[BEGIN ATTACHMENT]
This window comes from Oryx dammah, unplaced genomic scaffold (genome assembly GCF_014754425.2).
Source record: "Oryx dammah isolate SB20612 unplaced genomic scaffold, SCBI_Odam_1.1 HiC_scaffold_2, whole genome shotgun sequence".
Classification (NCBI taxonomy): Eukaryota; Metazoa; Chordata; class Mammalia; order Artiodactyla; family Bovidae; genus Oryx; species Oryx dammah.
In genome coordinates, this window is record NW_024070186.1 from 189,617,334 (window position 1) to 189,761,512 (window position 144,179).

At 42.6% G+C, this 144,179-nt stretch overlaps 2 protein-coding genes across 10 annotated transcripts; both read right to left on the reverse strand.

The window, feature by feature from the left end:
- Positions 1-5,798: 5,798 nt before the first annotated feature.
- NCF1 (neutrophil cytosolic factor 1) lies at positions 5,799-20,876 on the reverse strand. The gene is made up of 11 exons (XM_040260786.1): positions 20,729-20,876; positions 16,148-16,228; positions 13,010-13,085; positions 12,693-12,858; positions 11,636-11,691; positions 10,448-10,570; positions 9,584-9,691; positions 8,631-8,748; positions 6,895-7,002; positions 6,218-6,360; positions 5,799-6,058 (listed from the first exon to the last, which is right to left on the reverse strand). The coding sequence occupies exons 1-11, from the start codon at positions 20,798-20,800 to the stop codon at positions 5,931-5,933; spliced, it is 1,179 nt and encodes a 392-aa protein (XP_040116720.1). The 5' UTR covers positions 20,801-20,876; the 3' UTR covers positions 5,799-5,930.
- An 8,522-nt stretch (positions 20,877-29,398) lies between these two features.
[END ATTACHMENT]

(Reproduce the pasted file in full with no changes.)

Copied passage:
This window comes from Oryx dammah, unplaced genomic scaffold (genome assembly GCF_014754425.2).
Source record: "Oryx dammah isolate SB20612 unplaced genomic scaffold, SCBI_Odam_1.1 HiC_scaffold_2, whole genome shotgun sequence".
Classification (NCBI taxonomy): Eukaryota; Metazoa; Chordata; class Mammalia; order Artiodactyla; family Bovidae; genus Oryx; species Oryx dammah.
In genome coordinates, this window is record NW_024070186.1 from 189,617,334 (window position 1) to 189,761,512 (window position 144,179).

At 42.6% G+C, this 144,179-nt stretch overlaps 2 protein-coding genes across 10 annotated transcripts; both read right to left on the reverse strand.

The window, feature by feature from the left end:
- Positions 1-5,798: 5,798 nt before the first annotated feature.
- NCF1 (neutrophil cytosolic factor 1) lies at positions 5,799-20,876 on the reverse strand. The gene is made up of 11 exons (XM_040260786.1): positions 20,729-20,876; positions 16,148-16,228; positions 13,010-13,085; positions 12,693-12,858; positions 11,636-11,691; positions 10,448-10,570; positions 9,584-9,691; positions 8,631-8,748; positions 6,895-7,002; positions 6,218-6,360; positions 5,799-6,058 (listed from the first exon to the last, which is right to left on the reverse strand). The coding sequence occupies exons 1-11, from the start codon at positions 20,798-20,800 to the stop codon at positions 5,931-5,933; spliced, it is 1,179 nt and encodes a 392-aa protein (XP_040116720.1). The 5' UTR covers positions 20,801-20,876; the 3' UTR covers positions 5,799-5,930.
- An 8,522-nt stretch (positions 20,877-29,398) lies between these two features.